PICQUERY

  Do not underestimate him.

  ABERNATHY approaches them.

  ABERNATHY

  Mr Spielman, we found his wand hidden away.

  He hands over a black rectangular box.

  PICQUERY

  Abernathy?

  ABERNATHY

  And we found this.

  He holds a vial of some glowing gold substance in the palm of his hand. SPIELMAN reaches for the vial, which hangs on a chain, and – after a moment of hesitation – ABERNATHY releases it.

  Inside the carriage, GRINDELWALD raises his eyes to the roof as the vial is passed to SPIELMAN.

  SPIELMAN climbs into the carriage. AUROR 1 driving, AUROR 2 beside him. The door closes. A series of padlocks emerges from the carriage doors. An ominous drumroll of clicks as padlocks fasten themselves in place.

  AUROR 1

  Yah!

  The Thestrals take off.

  The carriage plummets then soars away through torrential rain. More AURORS follow on broomsticks.

  A beat.

  ABERNATHY steps forward, holding the Elder Wand. He looks up at the carriage, growing ever smaller. He Disapparates.

  CUT TO:

  SCENE 6

  EXT. THESTRAL-DRAWN CARRIAGE—NIGHT

  The underside of the carriage. ABERNATHY Apparates, clinging to the wheel shaft.

  SCENE 7

  INT. THESTRAL-DRAWN CARRIAGE—NIGHT

  SPIELMAN and GRINDELWALD sit, eyes locked, flanked by AURORS, all pointing their wands at GRINDELWALD. GRINDELWALD’S wand box lies on SPIELMAN’S lap.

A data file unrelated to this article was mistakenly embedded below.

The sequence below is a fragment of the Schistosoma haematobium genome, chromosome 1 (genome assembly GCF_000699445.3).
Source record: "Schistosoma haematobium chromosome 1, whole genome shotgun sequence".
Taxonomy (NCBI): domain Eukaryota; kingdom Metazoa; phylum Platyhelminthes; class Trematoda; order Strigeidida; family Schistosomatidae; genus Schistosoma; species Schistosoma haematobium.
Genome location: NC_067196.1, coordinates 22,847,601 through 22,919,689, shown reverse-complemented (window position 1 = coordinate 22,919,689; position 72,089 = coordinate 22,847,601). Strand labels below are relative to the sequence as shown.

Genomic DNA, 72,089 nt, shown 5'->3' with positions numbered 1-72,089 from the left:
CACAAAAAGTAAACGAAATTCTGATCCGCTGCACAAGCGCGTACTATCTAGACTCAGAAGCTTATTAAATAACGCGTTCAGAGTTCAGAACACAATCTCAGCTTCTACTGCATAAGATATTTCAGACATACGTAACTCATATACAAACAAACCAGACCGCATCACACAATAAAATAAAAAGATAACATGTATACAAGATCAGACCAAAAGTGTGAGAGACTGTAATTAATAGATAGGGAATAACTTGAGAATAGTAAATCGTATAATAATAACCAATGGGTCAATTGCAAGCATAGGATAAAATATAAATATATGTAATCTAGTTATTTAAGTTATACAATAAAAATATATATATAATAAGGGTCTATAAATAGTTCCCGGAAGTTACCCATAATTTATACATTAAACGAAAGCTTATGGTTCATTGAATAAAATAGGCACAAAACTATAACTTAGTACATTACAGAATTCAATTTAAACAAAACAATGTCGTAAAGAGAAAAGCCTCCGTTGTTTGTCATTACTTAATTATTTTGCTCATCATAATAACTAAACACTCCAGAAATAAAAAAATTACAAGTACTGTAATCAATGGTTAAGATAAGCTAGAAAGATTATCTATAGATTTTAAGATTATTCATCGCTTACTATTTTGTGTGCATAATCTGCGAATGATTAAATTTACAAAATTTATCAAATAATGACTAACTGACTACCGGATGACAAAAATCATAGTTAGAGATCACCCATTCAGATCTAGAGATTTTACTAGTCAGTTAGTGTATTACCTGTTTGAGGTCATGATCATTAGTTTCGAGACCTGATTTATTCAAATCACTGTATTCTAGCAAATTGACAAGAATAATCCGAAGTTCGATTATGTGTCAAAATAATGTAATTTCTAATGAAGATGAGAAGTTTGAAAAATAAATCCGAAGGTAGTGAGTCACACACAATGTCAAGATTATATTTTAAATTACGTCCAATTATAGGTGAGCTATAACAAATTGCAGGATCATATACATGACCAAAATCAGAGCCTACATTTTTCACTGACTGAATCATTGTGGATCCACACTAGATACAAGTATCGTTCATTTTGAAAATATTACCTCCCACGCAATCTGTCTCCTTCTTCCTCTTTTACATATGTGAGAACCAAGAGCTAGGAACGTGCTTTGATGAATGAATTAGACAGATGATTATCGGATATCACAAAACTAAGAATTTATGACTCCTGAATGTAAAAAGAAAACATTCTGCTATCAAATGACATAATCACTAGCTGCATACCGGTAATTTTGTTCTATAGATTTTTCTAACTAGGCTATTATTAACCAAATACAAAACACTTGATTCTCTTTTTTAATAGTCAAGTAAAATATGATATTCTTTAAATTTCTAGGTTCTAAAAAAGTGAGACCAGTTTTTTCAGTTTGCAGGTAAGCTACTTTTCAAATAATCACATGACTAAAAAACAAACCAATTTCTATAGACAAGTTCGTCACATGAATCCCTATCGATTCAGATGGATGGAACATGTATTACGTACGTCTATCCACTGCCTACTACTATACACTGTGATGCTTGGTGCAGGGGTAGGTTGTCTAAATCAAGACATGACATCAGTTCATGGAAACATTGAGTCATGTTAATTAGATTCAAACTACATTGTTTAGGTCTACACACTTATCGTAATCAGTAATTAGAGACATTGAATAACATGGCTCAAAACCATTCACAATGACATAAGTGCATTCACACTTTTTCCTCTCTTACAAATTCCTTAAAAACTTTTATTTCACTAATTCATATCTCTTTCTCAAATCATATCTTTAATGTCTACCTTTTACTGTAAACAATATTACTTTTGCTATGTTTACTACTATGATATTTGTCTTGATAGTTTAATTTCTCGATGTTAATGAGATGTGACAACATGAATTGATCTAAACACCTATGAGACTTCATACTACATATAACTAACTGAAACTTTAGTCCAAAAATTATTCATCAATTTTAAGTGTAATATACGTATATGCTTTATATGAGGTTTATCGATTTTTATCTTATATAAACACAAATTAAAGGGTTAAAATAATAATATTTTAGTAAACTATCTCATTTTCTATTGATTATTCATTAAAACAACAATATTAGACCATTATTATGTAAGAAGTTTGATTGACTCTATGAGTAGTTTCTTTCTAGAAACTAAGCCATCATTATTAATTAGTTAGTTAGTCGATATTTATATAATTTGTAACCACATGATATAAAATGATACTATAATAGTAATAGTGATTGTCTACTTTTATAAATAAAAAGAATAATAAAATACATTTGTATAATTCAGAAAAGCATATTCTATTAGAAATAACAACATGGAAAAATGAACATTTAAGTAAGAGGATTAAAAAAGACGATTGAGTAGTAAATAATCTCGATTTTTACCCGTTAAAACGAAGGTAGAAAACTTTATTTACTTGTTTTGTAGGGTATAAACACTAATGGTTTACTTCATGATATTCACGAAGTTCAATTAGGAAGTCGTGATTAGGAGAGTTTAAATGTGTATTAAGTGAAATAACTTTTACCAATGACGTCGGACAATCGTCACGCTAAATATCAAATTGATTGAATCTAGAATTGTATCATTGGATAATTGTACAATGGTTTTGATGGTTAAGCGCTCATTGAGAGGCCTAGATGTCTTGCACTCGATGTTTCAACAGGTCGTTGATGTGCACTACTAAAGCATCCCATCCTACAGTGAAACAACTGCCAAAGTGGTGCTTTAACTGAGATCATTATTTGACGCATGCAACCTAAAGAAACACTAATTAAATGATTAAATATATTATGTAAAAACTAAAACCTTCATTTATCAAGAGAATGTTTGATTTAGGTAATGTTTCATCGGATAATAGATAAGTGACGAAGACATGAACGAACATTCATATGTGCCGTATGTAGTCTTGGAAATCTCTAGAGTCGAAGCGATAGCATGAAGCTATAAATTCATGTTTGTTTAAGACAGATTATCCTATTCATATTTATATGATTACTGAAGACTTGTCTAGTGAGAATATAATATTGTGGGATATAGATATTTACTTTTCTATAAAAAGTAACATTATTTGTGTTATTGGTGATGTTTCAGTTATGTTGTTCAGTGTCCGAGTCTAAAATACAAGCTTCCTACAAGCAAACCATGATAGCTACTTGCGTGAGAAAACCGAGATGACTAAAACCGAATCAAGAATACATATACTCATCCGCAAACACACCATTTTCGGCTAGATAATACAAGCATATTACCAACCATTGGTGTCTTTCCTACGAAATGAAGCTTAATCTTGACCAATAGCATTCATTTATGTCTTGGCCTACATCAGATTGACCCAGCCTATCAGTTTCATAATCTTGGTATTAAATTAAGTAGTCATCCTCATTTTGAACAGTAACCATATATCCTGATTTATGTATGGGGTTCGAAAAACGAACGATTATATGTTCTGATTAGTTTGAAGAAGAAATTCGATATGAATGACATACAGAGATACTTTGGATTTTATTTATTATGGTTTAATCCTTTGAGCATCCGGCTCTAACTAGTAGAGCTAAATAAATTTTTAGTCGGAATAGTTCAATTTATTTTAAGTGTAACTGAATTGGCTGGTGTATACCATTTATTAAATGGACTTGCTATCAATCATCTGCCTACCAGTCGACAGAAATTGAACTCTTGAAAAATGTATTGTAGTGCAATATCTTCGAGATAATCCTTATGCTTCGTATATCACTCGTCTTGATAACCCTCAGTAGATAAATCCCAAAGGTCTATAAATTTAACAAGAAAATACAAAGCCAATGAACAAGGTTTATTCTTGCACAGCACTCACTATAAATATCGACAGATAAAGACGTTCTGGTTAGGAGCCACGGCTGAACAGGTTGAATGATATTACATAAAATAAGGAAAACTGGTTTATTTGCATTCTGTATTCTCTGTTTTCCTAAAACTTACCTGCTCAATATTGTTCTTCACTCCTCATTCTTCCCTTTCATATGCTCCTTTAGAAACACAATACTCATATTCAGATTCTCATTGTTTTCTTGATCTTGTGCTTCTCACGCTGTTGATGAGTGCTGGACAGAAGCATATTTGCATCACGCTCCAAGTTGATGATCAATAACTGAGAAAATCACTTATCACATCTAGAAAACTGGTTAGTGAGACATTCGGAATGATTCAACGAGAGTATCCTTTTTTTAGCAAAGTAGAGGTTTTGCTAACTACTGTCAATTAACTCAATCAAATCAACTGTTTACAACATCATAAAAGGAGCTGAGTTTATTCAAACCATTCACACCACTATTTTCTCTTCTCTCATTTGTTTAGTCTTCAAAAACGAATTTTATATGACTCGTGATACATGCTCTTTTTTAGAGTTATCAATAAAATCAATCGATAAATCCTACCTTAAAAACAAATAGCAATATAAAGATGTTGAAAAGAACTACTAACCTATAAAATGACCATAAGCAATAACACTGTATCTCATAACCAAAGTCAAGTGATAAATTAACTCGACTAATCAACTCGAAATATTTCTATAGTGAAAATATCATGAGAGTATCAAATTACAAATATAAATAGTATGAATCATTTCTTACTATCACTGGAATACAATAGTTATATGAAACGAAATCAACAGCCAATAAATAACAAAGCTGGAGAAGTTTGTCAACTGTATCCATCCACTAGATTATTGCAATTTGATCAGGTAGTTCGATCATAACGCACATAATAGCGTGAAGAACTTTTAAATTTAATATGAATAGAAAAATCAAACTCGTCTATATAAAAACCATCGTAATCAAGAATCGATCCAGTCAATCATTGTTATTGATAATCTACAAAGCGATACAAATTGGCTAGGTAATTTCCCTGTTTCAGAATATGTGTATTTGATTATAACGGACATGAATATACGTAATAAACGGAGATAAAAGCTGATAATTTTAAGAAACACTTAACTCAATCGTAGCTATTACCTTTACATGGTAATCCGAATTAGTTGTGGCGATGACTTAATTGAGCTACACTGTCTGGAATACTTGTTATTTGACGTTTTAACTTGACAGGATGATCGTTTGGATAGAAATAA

SPIELMAN holds up the vial, dangling from its chain.

  SPIELMAN

  No more silver tongue, eh?

  But GRINDELWALD is transforming . . .

  SCENE 8

  EXT. THESTRAL-DRAWN CARRIAGE—NIGHT

  ABERNATHY adjusts his grip underneath the carriage. His face too is changing. His hair is turning blond and lengthening . . . he is GRINDELWALD. He raises the Elder Wand.

  SCENE 9

  INT. THESTRAL-DRAWN CARRIAGE—NIGHT

  GRINDELWALD’S rapid transformation into a tongueless ABERNATHY is almost complete.

  SPIELMAN

  (shocked)

  Oh!

  SCENE 10

  EXT. THESTRAL-DRAWN CARRIAGE—NIGHT

  Now fully transformed, GRINDELWALD Disapparates from the underside of the carriage . . .

  . . . and Apparates next to the driver’s seat, where he is spotted by AURORS 1 & 2. GRINDELWALD points his wand at the carriage reins, turning the black ropes into living snakes that ensnare AUROR 1 so he falls from the carriage, back through the night sky, past the broomstick riders.

  GRINDELWALD casts another spell so the black ropes of the reins bind AUROR 2 like a chrysalis, launching him forward in the air, then slingshotting him back to knock AURORS 3 & 4 from the rear of the Thestral-drawn carriage. They fall away into darkness.

  SCENE 11

  INT. THESTRAL-DRAWN CARRIAGE—NIGHT

  All wands reverse their direction to jab dangerously at the necks of SPIELMAN and the two remaining AURORS. SPIELMAN watches as his wand melts into dust.

  The carriage rocks dangerously, both doors open. As GRINDELWALD’S head appears at the window, the panicking SPIELMAN opens the wand box on his lap. The Chupacabra leaps out and sinks its fangs deep into SPIELMAN’S neck. He wrestles it. The vial falls to the floor.

  SCENE 12

  EXT. THESTRAL-DRAWN CARRIAGE—NIGHT

  GRINDELWALD drives the carriage down onto the Hudson River, chased by the AURORS on broomsticks. The carriage wheels graze the surface of the water. The broomstick riders are catching up.

  GRINDELWALD touches the Elder Wand to the river and at once the inside of the carriage begins to fill with water.

  He lifts the carriage back up into the air.